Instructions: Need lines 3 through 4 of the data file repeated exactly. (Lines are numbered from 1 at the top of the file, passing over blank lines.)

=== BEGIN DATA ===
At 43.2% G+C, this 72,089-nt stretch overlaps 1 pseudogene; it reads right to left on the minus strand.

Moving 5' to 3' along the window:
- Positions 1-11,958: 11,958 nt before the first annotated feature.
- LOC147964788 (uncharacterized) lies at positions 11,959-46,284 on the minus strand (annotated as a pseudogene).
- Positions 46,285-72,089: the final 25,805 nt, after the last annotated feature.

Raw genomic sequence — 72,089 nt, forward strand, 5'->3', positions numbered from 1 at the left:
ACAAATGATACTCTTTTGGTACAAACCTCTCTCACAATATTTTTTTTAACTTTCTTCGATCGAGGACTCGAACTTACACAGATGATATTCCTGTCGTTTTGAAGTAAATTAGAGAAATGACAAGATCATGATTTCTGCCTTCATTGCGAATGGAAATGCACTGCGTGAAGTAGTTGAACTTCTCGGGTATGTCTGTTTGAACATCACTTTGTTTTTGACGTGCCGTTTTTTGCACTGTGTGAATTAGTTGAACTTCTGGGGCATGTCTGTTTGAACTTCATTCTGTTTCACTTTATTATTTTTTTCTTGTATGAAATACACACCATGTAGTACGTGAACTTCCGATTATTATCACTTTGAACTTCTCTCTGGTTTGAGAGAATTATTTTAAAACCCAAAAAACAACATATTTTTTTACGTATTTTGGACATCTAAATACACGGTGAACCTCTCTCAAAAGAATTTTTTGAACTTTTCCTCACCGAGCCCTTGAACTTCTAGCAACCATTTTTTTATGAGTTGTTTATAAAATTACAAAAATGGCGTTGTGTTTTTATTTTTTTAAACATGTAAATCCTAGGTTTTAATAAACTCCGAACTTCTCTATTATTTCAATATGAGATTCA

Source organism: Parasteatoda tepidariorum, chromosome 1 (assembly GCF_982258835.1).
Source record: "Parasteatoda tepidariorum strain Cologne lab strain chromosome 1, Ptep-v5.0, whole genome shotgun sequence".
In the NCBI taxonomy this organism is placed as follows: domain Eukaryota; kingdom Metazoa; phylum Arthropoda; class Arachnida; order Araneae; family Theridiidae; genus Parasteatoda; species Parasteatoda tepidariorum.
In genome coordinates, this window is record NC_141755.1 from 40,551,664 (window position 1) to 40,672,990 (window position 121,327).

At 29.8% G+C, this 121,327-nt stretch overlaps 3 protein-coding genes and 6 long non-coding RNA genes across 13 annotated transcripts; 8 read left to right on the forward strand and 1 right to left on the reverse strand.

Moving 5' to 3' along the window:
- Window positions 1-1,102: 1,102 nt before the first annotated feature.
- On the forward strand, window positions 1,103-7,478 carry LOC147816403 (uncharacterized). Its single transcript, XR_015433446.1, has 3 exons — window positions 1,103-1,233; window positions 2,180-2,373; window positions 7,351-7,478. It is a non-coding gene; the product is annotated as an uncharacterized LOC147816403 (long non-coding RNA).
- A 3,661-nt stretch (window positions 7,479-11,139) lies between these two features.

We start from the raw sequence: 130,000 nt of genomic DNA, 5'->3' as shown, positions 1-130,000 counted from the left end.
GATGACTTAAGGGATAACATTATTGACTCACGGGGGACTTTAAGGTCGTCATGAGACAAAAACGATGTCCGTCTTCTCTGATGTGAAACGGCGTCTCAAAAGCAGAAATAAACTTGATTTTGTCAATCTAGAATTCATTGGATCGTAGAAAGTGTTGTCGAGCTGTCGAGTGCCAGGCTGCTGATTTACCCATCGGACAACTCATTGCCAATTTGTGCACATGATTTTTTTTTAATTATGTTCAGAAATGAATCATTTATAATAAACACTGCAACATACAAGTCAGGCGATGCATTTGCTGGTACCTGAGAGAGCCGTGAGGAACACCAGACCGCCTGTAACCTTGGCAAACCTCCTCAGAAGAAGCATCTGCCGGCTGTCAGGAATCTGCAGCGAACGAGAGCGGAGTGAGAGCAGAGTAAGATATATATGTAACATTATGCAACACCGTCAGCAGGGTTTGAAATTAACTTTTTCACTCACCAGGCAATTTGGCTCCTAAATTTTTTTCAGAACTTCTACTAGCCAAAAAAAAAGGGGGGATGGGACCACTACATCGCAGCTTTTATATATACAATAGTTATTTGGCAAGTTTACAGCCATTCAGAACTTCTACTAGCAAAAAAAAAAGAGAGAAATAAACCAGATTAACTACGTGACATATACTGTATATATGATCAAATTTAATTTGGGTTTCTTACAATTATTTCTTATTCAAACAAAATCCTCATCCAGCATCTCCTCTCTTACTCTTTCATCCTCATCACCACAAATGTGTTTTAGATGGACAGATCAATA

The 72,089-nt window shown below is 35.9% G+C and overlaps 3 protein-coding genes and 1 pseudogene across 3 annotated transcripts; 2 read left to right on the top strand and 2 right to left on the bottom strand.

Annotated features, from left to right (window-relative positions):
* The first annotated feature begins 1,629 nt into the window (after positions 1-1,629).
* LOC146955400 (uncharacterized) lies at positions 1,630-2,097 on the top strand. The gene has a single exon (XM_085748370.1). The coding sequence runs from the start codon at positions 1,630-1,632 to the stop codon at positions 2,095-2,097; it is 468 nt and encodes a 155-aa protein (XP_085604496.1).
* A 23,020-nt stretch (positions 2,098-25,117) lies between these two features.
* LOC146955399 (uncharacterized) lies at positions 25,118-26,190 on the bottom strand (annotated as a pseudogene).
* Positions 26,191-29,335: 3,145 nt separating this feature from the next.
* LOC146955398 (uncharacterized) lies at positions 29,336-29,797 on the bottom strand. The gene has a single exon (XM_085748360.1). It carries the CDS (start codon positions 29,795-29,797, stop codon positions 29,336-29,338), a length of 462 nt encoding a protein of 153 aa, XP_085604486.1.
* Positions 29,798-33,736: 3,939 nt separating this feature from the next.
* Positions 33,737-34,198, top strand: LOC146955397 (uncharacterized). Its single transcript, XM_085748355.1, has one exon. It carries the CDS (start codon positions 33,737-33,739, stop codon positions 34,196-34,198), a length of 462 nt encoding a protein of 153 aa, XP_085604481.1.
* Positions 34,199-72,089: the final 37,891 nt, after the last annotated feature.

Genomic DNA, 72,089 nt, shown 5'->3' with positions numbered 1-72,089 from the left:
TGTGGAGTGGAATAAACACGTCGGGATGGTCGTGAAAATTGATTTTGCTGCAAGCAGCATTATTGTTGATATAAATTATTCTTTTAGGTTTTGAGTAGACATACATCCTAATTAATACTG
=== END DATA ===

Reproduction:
- Positions 1-11,958: 11,958 nt before the first annotated feature.
- LOC147964788 (uncharacterized) lies at positions 11,959-46,284 on the minus strand (annotated as a pseudogene).